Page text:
Look at the histogram below, which shows mileage, in miles per gallon (mpg), for a random selection of passenger cars. (a) Is the shape of the histogram essentially bimodal? Yes, because the histogram has one peak. Yes, because the histogram has two peaks. No, because the histogram has one peak. No, because the histogram has two peaks. (b) Jose looked

Look at the histogram below, which shows mileage, in miles per gallon (mpg), for a random selection of passenger cars.†

(a) Is the shape of the histogram essentially bimodal?

Yes, because the histogram has one peak. Yes, because the histogram has two peaks. No, because the histogram has one peak. No, because the histogram has two peaks.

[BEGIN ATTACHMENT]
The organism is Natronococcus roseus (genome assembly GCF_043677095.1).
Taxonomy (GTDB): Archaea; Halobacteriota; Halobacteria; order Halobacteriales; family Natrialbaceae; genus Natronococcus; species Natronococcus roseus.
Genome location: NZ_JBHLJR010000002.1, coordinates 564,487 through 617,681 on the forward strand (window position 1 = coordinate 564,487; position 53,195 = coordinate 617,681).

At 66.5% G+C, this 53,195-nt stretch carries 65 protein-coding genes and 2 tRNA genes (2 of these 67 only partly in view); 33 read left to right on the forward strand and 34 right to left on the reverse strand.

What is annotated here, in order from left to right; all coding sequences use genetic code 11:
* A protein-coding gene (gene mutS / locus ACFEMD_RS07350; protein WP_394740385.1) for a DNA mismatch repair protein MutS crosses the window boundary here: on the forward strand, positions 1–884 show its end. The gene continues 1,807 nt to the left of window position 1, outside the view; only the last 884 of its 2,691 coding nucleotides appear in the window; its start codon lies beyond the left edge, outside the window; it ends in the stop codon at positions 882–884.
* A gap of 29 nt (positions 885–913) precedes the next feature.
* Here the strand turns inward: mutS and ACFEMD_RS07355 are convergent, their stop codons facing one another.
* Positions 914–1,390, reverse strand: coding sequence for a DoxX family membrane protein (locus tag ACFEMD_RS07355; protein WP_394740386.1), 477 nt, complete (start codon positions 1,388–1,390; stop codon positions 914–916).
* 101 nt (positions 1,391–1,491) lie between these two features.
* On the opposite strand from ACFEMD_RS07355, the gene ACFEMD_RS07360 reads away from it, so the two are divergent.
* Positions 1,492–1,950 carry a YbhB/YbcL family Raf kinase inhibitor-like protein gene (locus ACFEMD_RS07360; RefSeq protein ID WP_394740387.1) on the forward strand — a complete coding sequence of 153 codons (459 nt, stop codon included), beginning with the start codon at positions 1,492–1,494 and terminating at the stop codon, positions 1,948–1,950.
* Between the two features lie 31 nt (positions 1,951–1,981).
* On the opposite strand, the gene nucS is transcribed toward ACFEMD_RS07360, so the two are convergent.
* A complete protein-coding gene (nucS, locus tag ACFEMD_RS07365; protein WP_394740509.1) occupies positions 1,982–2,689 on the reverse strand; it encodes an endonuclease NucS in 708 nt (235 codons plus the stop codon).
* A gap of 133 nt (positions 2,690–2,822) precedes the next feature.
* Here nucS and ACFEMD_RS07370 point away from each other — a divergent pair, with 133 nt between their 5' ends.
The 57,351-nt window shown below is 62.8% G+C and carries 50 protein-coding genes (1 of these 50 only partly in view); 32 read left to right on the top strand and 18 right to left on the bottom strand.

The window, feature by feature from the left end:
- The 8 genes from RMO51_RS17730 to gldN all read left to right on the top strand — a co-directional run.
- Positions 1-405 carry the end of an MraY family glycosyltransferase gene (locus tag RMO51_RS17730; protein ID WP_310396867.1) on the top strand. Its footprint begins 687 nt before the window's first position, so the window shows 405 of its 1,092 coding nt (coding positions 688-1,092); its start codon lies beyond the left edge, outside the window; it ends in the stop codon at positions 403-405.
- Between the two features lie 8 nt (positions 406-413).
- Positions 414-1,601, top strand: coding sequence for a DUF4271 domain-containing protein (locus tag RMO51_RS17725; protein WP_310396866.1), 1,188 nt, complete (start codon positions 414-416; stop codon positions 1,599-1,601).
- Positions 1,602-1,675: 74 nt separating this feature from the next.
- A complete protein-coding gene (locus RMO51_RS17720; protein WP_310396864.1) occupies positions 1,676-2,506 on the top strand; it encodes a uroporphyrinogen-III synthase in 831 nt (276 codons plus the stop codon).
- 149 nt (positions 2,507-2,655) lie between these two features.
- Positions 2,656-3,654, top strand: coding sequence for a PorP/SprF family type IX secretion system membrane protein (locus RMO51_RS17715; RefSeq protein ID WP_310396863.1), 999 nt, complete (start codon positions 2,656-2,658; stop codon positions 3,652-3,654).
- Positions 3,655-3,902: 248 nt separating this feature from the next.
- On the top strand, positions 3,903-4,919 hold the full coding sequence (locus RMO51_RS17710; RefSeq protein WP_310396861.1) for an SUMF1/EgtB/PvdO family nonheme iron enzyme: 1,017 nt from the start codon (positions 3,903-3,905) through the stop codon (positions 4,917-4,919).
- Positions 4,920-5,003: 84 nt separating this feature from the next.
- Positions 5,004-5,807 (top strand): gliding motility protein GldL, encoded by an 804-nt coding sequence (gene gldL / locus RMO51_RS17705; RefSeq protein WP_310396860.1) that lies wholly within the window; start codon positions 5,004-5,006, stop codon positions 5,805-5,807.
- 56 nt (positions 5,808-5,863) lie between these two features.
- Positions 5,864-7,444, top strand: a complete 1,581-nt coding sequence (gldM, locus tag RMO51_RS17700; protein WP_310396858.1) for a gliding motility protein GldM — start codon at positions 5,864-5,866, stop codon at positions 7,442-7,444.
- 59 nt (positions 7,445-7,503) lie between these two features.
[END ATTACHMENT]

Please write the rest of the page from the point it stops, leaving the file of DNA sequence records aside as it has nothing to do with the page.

(b) Jose looked at the raw data and discovered that the 54 data values included both the city and highway mileages for 27 cars. He used the city mileages for the 27 cars to make the histogram below.

Using this information and the histograms shown above, construct a frequency table for the highway mileages of the same cars. Use class boundaries 16.5, 20.5, 24.5, 28.5, 32.5, 36.5, and 40.5.

 Class Boundaries Frequency − − − − − −

## A Pathway to Introductory Statistics

ISBN: 978-0134310039

1st edition

Authors: Jay Lehmann